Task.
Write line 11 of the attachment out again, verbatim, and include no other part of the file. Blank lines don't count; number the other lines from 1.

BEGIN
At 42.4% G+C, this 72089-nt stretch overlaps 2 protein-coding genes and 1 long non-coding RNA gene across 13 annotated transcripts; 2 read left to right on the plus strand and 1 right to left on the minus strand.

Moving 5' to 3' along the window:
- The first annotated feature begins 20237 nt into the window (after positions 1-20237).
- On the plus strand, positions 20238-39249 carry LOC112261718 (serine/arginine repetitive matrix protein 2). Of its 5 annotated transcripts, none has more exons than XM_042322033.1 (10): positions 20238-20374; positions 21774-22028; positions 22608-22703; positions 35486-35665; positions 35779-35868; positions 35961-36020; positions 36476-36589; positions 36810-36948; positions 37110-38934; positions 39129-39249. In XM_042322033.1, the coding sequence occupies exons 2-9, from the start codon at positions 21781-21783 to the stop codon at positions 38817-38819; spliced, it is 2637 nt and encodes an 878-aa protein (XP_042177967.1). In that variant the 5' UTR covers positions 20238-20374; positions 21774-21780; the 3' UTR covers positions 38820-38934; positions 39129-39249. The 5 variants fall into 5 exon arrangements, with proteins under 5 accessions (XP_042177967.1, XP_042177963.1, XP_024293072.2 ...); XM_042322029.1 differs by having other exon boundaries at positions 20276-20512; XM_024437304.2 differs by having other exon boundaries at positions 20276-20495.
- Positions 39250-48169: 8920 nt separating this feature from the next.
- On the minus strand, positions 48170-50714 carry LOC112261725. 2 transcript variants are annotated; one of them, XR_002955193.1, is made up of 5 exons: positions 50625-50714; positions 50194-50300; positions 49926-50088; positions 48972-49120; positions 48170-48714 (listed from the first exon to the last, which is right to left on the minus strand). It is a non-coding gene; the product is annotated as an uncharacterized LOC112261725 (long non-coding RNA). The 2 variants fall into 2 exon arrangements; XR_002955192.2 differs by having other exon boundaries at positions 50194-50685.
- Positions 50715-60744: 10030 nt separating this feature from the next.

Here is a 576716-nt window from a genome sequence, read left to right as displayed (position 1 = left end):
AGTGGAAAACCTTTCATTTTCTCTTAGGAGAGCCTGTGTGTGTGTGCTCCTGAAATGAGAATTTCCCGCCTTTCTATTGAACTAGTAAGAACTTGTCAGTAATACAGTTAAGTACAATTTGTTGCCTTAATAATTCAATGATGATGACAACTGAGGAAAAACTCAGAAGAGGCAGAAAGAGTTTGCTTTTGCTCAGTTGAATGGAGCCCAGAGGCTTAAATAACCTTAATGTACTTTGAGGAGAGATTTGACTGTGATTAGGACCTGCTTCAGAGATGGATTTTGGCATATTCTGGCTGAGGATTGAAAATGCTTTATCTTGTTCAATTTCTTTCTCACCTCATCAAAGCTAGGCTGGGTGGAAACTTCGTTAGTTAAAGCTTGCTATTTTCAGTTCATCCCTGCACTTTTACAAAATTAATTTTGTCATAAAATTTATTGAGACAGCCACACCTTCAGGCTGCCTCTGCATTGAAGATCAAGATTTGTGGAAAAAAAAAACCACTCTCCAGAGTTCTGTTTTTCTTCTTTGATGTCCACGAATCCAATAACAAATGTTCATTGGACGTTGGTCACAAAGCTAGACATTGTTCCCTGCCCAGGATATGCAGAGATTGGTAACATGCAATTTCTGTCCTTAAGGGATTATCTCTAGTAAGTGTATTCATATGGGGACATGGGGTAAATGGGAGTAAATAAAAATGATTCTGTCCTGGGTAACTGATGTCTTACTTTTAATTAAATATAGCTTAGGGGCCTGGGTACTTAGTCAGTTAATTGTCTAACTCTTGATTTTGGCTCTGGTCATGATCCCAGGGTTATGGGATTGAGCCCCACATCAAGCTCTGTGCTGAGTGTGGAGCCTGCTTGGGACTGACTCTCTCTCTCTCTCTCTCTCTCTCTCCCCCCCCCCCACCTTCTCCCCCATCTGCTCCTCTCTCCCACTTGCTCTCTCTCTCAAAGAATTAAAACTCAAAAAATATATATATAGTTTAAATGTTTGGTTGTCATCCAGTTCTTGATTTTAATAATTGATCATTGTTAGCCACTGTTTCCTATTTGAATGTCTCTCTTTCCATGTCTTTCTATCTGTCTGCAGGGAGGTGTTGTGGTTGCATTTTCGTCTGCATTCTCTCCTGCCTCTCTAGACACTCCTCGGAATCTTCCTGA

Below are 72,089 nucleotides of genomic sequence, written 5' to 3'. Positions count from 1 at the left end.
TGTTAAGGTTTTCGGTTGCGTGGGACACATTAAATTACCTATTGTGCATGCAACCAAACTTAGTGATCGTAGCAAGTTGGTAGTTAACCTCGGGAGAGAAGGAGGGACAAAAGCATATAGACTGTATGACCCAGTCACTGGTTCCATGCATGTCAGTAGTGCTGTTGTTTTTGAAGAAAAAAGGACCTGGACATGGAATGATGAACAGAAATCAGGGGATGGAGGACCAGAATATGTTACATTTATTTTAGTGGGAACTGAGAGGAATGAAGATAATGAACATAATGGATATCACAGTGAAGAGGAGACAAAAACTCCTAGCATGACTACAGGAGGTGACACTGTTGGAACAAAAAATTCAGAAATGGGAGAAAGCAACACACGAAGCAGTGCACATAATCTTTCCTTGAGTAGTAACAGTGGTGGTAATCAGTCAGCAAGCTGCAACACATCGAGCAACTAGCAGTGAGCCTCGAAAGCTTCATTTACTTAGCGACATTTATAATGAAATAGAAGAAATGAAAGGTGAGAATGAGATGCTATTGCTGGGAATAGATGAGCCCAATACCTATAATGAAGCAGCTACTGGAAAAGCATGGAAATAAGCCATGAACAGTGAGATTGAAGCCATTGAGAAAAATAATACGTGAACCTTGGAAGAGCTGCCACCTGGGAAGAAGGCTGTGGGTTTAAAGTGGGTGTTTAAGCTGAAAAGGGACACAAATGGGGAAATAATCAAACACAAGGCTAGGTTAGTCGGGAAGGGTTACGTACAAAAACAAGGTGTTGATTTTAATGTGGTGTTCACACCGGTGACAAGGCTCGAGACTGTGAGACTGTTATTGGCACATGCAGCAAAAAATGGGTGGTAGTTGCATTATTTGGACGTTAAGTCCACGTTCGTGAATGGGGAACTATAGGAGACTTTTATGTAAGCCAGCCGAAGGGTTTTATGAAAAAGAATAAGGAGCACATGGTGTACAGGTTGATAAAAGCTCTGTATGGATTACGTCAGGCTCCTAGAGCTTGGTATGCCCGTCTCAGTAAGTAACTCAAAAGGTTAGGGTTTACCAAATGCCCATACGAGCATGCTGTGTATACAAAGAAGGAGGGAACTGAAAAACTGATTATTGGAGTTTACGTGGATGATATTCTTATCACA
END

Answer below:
TGTTAAGGTTTTCGGTTGCGTGGGACACATTAAATTACCTATTGTGCATGCAACCAAACTTAGTGATCGTAGCAAGTTGGTAGTTAACCTCGGGAGAGAAGGAGGGACAAAAGCATATAGACTGTATGACCCAGTCACTGGTTCCATGCATGTCAGTAGTGCTGTTGTTTTTGAAGAAAAAAGGACCTGGACATGGAATGATGAACAGAAATCAGGGGATGGAGGACCAGAATATGTTACATTTATTTTAGTGGGAACTGAGAGGAATGAAGATAATGAACATAATGGATATCACAGTGAAGAGGAGACAAAAACTCCTAGCATGACTACAGGAGGTGACACTGTTGGAACAAAAAATTCAGAAATGGGAGAAAGCAACACACGAAGCAGTGCACATAATCTTTCCTTGAGTAGTAACAGTGGTGGTAATCAGTCAGCAAGCTGCAACACATCGAGCAACTAGCAGTGAGCCTCGAAAGCTTCATTTACTTAGCGACATTTATAATGAAATAGAAGAAATGAAAGGTGAGAATGAGATGCTATTGCTGGGAATAGATGAGCCCAATACCTATAATGAAGCAGCTACTGGAAAAGCATGGAAATAAGCCATGAACAGTGAGATTGAAGCCATTGAGAAAAATAATACGTGAACCTTGGAAGAGCTGCCACCTGGGAAGAAGGCTGTGGGTTTAAAGTGGGTGTTTAAGCTGAAAAGGGACACAAATGGGGAAATAATCAAACACAAGGCTAGGTTAGTCGGGAAGGGTTACGTACAAAAACAAGGTGTTGATTTTAATGTGGTGTTCACACCGGTGACAAGGCTCGAGACTGTGAGACTGTTATTGGCACATGCAGCAAAAAATGGGTGGTAGTTGCATTATTTGGACGTTAAGTCCACGTTCGTGAATGGGGAACTATAGGAGACTTTTATGTAAGCCAGCCGAAGGGTTTTATGAAAAAGAATAAGGAGCACATGGTGTACAGGTTGATAAAAGCTCTGTATGGATTACGTCAGGCTCCTAGAGCTTGGTATGCCCGTCTCAGTAAGTAACTCAAAAGGTTAGGGTTTACCAAATGCCCATACGAGCATGCTGTGTATACAAAGAAGGAGGGAACTGAAAAACTGATTATTGGAGTTTACGTGGATGATATTCTTATCACA